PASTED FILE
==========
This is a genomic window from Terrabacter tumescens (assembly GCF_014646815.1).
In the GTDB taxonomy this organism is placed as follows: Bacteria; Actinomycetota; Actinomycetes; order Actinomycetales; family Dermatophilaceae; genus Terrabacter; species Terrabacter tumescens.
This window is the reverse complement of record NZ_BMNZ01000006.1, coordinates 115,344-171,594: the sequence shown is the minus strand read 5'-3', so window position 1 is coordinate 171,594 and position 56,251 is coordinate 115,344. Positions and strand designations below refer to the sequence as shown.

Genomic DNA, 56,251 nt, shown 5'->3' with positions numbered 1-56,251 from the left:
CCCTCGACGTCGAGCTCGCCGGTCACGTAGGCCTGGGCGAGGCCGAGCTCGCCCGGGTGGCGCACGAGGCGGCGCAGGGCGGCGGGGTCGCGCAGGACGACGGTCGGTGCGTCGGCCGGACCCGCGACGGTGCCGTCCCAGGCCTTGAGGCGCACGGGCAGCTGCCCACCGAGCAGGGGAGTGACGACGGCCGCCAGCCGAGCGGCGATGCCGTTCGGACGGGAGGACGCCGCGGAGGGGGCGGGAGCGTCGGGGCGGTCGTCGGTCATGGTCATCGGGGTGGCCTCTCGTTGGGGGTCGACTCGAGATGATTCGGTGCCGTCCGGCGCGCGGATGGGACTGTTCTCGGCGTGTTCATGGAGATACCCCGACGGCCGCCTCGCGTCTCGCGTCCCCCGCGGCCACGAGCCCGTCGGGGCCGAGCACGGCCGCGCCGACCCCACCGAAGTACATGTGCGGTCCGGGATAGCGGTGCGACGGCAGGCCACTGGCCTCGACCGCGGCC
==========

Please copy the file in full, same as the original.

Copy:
This is a genomic window from Terrabacter tumescens (assembly GCF_014646815.1).
In the GTDB taxonomy this organism is placed as follows: Bacteria; Actinomycetota; Actinomycetes; order Actinomycetales; family Dermatophilaceae; genus Terrabacter; species Terrabacter tumescens.
This window is the reverse complement of record NZ_BMNZ01000006.1, coordinates 115,344-171,594: the sequence shown is the minus strand read 5'-3', so window position 1 is coordinate 171,594 and position 56,251 is coordinate 115,344. Positions and strand designations below refer to the sequence as shown.

Genomic DNA, 56,251 nt, shown 5'->3' with positions numbered 1-56,251 from the left:
CCCTCGACGTCGAGCTCGCCGGTCACGTAGGCCTGGGCGAGGCCGAGCTCGCCCGGGTGGCGCACGAGGCGGCGCAGGGCGGCGGGGTCGCGCAGGACGACGGTCGGTGCGTCGGCCGGACCCGCGACGGTGCCGTCCCAGGCCTTGAGGCGCACGGGCAGCTGCCCACCGAGCAGGGGAGTGACGACGGCCGCCAGCCGAGCGGCGATGCCGTTCGGACGGGAGGACGCCGCGGAGGGGGCGGGAGCGTCGGGGCGGTCGTCGGTCATGGTCATCGGGGTGGCCTCTCGTTGGGGGTCGACTCGAGATGATTCGGTGCCGTCCGGCGCGCGGATGGGACTGTTCTCGGCGTGTTCATGGAGATACCCCGACGGCCGCCTCGCGTCTCGCGTCCCCCGCGGCCACGAGCCCGTCGGGGCCGAGCACGGCCGCGCCGACCCCACCGAAGTACATGTGCGGTCCGGGATAGCGGTGCGACGGCAGGCCACTGGCCTCGACCGCGGCC